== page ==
Hope for the Deaf, a local organization that seeks the welfare of hearing impaired people, has devised a house-to- house strategy in meeting its social obligation to the disabled group.
According to the organization’s director, David T. Worlubah, they have over time realized that many people rush to them when they take food rations to a community, thus causing them not to properly identify the targeted group.
As a result of that experience which they had on two occasions, Mr. Worlubah said they are moving from house to house identifying the deaf and talking to their parents or relatives about how important it is to pay attention to them (the deaf).
He told this newspaper yesterday that as they were leaving for Tubmanburg, Bomi County to meet the deaf community, they were considering house to house visits so as to enable them to meet the 60 persons targeted for the food rations and buckets they took along.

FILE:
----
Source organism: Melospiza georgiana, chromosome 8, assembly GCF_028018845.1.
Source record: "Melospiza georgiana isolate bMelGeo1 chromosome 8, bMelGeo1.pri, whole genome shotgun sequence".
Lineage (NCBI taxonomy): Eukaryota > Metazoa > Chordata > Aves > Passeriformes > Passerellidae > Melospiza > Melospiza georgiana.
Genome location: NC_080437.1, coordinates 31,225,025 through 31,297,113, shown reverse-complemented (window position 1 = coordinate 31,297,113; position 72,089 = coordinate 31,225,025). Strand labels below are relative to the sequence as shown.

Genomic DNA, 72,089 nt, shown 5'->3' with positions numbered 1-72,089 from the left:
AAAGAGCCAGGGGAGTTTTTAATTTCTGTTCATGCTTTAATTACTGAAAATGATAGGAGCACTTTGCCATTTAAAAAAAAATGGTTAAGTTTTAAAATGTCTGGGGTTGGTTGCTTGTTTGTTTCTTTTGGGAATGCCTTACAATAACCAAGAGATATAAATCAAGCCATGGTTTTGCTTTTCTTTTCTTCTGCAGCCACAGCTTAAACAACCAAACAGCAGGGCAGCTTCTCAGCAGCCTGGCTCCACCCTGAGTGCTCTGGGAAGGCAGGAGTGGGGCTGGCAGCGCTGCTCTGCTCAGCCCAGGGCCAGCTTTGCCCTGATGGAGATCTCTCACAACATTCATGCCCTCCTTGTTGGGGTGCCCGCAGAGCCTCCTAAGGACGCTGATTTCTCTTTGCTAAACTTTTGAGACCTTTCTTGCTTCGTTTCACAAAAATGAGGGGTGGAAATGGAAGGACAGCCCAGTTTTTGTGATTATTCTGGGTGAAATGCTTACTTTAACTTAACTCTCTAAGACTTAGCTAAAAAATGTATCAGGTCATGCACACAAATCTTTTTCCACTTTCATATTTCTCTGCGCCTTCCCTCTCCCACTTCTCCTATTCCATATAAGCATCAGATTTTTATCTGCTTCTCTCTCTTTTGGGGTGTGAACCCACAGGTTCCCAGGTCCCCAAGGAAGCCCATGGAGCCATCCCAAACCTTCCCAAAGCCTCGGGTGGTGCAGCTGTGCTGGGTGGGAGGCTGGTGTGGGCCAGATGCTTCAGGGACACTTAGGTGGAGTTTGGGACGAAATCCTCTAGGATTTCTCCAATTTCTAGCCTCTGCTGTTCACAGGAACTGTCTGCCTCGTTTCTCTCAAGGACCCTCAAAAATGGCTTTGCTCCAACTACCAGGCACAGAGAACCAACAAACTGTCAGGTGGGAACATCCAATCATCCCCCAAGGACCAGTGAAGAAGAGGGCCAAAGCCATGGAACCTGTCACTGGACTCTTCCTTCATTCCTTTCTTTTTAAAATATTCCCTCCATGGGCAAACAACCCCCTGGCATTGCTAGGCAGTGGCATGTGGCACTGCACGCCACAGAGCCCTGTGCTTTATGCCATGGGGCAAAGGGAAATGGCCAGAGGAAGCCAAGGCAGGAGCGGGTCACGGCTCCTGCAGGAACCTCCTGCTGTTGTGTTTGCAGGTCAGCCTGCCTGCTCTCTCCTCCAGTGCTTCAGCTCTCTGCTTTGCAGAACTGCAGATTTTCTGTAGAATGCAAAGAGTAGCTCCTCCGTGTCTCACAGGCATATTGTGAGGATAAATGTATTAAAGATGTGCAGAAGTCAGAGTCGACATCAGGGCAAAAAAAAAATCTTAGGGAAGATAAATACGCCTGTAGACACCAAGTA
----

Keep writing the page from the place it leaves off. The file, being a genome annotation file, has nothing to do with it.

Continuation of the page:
When Ebola worsened in the country, Hope for the Deaf lobbied and secured funds from overseas partners to enable the organization to reach out to the disadvantaged deaf people with messages of prevention and some food rations.
Since the funds were secured, Hope for the Deaf has been reaching communities in Grand Bassa and Margibi counties, where people rush for rations while the targeted ones are sometimes left without anything.
“This little rations we give the deaf people are only meant to complement efforts by government and the international partners in meeting the needs of these disadvantaged people. It is not meant to sustain anyone but to help address the food crisis Ebola has posed on everyone in the country,” he added.
They will continue to lobby with their overseas partners to give them what they can in order to meet the needs of the disadvantaged.
He said as they approach partners to help impoverished Liberians in this health crisis, the organization equally makes sure to manage it properly in order to convince the partners that those for whom the assistance is intended benefit.